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Using a Semantic Network to Describe Transaction Objects

IP.com Disclosure Number: IPCOM000117289D
Original Publication Date: 1996-Jan-01
Included in the Prior Art Database: 2005-Mar-31
Document File: 2 page(s) / 107K

Publishing Venue

IBM

Related People

Colyer, AM: AUTHOR [+2]

Abstract

An application manager for managing applications such as CICS/6000 is required to track the resources of such applications, e.g., files, programs, etc. Thus, a CICS system can contain files, programs and transactions. Each of these have attributes and actions which can be performed upon them. The attribute values are not in general stored within the application manager, but within a definition database owned by the application, e.g., a CICS/6000 stanza file. Thus, the action of getting or setting an attribute in general becomes an invocation of a 'cicsget' or similar command. It would be possible to define SOM objects which represent each resource to be thus managed and then write lines of code which issue the necessary commands to get and set each attribute.

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Using a Semantic Network to Describe Transaction Objects

      An application manager for managing applications such as
CICS/6000 is required to track the resources of such applications,
e.g., files, programs, etc.  Thus, a CICS system can contain files,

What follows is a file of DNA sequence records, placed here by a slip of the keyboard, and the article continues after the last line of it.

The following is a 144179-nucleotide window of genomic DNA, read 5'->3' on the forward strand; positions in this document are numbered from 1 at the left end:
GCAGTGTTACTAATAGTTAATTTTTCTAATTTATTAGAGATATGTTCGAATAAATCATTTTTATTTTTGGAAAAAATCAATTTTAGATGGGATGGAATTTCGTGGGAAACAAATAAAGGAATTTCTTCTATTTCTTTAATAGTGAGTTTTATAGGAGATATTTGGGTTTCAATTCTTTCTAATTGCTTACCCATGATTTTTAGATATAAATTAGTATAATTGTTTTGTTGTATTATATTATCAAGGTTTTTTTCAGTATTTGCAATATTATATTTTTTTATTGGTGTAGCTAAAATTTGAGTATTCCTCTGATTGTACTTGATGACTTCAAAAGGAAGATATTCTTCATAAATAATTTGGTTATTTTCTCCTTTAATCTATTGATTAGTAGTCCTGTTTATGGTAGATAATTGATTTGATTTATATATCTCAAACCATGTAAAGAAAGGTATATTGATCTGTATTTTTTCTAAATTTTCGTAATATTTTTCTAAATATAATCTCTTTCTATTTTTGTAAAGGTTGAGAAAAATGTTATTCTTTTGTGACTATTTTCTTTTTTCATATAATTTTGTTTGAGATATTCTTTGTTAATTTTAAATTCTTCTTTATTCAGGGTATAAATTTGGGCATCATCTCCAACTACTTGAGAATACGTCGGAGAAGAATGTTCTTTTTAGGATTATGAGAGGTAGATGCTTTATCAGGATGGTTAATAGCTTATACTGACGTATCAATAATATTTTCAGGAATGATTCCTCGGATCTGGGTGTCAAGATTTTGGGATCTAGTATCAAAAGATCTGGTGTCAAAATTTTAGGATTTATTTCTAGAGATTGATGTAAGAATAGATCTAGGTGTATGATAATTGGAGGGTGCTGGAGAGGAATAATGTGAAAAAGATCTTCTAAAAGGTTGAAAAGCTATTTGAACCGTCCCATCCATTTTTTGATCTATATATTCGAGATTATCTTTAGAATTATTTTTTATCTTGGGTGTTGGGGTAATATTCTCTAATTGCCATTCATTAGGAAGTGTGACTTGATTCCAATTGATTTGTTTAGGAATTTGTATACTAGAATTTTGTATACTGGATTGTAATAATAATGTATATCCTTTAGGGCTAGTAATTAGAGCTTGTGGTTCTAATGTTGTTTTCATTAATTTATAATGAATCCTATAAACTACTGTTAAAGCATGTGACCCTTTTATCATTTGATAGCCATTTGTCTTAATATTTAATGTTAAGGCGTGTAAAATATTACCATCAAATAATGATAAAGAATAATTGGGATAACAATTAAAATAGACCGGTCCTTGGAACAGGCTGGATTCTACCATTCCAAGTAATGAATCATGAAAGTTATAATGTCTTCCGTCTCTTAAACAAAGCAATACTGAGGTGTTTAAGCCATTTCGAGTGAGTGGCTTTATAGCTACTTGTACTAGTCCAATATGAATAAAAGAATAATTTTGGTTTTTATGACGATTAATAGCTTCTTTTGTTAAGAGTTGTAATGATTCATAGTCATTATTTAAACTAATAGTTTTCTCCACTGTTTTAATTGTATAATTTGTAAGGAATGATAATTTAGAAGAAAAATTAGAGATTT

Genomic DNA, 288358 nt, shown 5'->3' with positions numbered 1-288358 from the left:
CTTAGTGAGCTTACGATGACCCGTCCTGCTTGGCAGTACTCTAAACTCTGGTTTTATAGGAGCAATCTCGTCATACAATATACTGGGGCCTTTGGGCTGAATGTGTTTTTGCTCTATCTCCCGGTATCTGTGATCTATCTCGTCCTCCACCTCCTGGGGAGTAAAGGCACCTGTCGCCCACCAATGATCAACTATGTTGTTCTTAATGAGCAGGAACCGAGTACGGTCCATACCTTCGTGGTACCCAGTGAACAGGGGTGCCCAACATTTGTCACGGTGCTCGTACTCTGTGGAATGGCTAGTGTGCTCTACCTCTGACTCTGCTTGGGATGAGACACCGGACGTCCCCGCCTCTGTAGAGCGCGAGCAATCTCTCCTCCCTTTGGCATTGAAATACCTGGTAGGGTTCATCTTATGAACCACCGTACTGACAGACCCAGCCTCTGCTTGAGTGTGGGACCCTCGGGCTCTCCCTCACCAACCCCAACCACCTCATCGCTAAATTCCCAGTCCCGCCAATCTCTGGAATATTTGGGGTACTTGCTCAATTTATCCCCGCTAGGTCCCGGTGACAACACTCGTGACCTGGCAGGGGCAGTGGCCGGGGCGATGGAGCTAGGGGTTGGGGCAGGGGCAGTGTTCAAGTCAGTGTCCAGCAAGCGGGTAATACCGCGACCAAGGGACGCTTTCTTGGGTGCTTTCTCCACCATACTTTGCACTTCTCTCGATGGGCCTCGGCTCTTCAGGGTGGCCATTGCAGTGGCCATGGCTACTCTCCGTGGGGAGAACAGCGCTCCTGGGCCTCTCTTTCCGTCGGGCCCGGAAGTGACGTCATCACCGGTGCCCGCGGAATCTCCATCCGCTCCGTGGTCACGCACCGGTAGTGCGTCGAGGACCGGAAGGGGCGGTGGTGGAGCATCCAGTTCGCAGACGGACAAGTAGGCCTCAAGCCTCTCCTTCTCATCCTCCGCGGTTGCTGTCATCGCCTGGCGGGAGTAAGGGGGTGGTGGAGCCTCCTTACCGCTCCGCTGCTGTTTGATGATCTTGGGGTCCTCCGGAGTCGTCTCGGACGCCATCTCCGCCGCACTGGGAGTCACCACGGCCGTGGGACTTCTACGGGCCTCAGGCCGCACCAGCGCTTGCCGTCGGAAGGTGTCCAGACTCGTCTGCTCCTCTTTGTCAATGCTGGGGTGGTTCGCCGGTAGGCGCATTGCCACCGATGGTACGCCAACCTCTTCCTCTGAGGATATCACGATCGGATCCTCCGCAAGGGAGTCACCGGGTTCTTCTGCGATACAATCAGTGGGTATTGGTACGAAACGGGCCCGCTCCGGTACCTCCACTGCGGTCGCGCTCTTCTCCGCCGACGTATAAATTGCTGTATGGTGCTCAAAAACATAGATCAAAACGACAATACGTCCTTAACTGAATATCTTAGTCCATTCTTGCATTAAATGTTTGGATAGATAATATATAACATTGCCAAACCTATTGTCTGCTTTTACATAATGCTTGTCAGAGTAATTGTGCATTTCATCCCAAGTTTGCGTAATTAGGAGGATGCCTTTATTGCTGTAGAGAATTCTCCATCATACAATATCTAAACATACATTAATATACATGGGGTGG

programs and transactions.  Each of these have attributes and actions
which can be performed upon them.  The attribute values are not in
general stored within the application manager, but within a
definition database owned by the application, e.g., a CICS/6000
stanza file.  Thus, the action of getting or setting an attribute in
general becomes an invocation of a 'cicsget' or similar command.  It
would be possible to define SOM objects which represent each resource
to be thus managed and then write lines of code which issue the
necessary commands to get and set each attribute.  The same technique
could be applied for implementing actions which again in general
result in the issuing of a system command.  Finally, for each such
object, a way could be found of storing the relationships from it.
There will be one to a container, e.g., a file is contained in a
system.  There may be many others, e.g., a transaction relates to a
first program, a CICS system relates to a DCE cell.  Implementing
objects this way would be very complex and experience shows that it
is very error prone.  The approach described here provides a way to
represent metadata which defines the behavior and inter-relationships
of classes of objects by using a semantic network to represent the
classes.  Individual attributes are described by name and type and in
addition an arbitrary set of extra data (e.g., a prototype command
string) can be defined or use by some very generic code which will
get and set the attribute.  The semantic network is persistent and
thus avoids the need to read 'flat' data (e.g., the SOM IR) and
deduce some structure from it.  The result is good performance and
the ability to alter the class definitions at will.

      Within the application manager the objects to be managed are
implemented as SOM objects which point at subjects within a pair of
semantic networks.  The 'left-hand' subject describes the instance
data and the 'right-hand' subject describes the Class data.  Thus, by
navigating in the RH net the attributes and actions which are
possible on the subject in the LH net (and thus by implication on the
SOM object) can be deduced.  In addition, arbitrary data can be
attached to the attribute or action descriptors, e.g., the prototype
command use to implement the action.  Moreover, objects in the RH net
can be interrelated to indicate that instance objects of a particular
class may (or must...